The Greatness of Our Vocation (excerpt)
St. Elizabeth of the Trinity
It seems to me that the soul that is aware of its greatness enters into the “holy freedom of the children of God” of which the Apostle speaks (Rom 8:21), that is, it transcends all things, including self.
The freest soul, I think, is the one most forgetful of self.
If anyone were to ask me the secret of happiness, I would say it is to no longer think of ourselves; well, love of God must be so strong that it extinguishes all our self-love.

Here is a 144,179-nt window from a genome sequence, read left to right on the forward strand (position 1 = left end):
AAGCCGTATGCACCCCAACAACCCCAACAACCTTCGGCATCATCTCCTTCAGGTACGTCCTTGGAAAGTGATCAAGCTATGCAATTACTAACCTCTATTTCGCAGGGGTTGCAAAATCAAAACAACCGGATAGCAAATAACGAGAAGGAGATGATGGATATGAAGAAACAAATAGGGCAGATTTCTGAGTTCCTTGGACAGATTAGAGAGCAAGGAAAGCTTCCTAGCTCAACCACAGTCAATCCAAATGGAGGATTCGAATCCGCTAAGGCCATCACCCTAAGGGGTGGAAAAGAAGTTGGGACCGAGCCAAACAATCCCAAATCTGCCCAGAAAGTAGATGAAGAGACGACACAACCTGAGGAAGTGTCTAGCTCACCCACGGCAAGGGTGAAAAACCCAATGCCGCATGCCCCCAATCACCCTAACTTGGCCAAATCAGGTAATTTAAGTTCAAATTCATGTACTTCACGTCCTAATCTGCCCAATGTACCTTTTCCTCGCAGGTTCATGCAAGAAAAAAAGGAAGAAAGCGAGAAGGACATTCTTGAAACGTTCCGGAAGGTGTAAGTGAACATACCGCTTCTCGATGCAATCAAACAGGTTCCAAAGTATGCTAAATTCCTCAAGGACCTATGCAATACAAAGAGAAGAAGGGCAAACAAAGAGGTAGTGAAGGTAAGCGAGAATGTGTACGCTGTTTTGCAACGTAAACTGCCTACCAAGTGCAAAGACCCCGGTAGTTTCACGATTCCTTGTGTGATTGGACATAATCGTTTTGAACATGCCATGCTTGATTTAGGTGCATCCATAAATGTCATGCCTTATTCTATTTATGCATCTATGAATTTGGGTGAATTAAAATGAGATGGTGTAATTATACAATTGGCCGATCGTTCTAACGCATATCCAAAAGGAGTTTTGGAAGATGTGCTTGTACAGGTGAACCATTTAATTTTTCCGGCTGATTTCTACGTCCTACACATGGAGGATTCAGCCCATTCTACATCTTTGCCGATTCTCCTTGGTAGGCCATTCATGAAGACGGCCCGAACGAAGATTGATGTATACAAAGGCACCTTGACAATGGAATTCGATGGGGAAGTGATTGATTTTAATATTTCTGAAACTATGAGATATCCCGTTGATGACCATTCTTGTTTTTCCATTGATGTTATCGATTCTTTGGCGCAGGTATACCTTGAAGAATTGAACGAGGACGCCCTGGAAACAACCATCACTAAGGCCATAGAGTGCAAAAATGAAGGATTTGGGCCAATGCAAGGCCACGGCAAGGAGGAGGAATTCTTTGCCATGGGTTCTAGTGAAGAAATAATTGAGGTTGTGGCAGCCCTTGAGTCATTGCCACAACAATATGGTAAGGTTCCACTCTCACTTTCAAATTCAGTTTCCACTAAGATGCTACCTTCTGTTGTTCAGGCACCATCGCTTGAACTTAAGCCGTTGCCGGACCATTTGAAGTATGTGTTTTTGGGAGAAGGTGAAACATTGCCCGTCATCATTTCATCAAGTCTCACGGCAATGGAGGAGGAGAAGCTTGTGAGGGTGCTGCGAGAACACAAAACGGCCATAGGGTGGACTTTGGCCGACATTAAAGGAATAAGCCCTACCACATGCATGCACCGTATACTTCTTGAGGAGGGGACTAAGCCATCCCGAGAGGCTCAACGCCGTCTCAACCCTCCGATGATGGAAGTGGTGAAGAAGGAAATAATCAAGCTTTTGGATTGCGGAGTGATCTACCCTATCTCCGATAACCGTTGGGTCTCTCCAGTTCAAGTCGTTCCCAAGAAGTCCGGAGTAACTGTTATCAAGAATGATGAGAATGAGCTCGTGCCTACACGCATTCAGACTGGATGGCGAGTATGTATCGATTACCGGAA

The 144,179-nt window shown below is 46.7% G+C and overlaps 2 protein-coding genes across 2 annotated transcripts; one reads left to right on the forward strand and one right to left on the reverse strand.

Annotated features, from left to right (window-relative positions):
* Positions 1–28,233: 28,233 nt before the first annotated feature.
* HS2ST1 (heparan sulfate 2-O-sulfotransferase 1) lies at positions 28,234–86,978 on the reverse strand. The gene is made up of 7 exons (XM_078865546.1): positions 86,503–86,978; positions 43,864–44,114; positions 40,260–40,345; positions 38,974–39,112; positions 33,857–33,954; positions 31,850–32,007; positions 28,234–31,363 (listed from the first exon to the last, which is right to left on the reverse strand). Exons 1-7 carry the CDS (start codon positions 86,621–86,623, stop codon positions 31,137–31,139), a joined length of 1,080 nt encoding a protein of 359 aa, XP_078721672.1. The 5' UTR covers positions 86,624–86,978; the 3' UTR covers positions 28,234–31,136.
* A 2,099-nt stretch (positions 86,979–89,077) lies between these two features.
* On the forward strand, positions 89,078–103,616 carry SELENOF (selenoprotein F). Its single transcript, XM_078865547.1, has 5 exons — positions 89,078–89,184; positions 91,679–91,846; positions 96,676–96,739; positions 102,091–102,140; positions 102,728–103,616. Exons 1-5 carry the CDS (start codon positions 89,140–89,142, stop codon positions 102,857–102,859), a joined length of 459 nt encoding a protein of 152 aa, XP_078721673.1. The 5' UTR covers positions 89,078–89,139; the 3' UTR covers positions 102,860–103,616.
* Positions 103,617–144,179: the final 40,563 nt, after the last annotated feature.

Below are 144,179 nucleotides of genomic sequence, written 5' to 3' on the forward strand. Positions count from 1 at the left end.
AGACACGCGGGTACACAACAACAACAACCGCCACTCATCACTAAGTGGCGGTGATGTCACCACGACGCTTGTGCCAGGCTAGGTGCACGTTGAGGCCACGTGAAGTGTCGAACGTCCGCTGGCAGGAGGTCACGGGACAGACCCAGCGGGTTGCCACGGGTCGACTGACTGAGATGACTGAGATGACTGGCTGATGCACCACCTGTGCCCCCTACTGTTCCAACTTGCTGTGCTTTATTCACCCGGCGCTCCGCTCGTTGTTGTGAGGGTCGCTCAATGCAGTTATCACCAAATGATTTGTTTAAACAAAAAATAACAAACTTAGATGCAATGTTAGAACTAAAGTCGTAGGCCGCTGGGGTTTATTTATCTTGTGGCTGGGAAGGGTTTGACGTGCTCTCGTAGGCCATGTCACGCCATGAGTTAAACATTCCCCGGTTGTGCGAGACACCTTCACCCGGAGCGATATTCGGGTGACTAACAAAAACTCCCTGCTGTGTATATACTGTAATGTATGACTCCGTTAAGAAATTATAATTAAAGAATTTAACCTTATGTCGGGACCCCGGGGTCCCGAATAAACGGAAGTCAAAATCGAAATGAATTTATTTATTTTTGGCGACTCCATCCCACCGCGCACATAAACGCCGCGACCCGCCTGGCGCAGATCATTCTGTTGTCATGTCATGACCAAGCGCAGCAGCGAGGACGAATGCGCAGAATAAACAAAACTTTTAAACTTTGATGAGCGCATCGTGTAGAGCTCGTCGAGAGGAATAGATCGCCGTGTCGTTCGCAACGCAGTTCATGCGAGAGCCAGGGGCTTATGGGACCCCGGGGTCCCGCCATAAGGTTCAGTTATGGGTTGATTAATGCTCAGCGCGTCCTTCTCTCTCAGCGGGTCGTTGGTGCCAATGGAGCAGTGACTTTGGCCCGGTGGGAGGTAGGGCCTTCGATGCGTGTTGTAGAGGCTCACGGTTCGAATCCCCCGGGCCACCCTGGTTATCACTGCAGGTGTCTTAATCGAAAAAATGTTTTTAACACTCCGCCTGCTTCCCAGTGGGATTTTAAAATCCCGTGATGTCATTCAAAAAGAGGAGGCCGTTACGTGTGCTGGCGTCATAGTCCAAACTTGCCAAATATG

St. Augustine says we have two cities within us, the city of God and the city of SELF (cf. De Civitate 14:28). To the extent that the first increases, the second will be destroyed.
A soul that lives by faith in God’s presence that has this “single eye” that Christ speaks of in the Gospel (Matt 6:22), that is, a purity of “intention” that seeks only God (Rusbrock l’Admirable 34); this soul, it seems to me, would also live in humility: it would recognize his gifts to it—for “humility is truth” (Interior Castle VI:10)—but it would attribute nothing to itself, referring all to God as the Blessed Virgin did.
Catez, E 2014, I Have Found God: General Introduction, Major Spiritual Writings, translated from the French by Kane, A, ICS Publications, Washington DC.
Listen to the LibriVox recording of The Interior Castle read by Ann Boulais below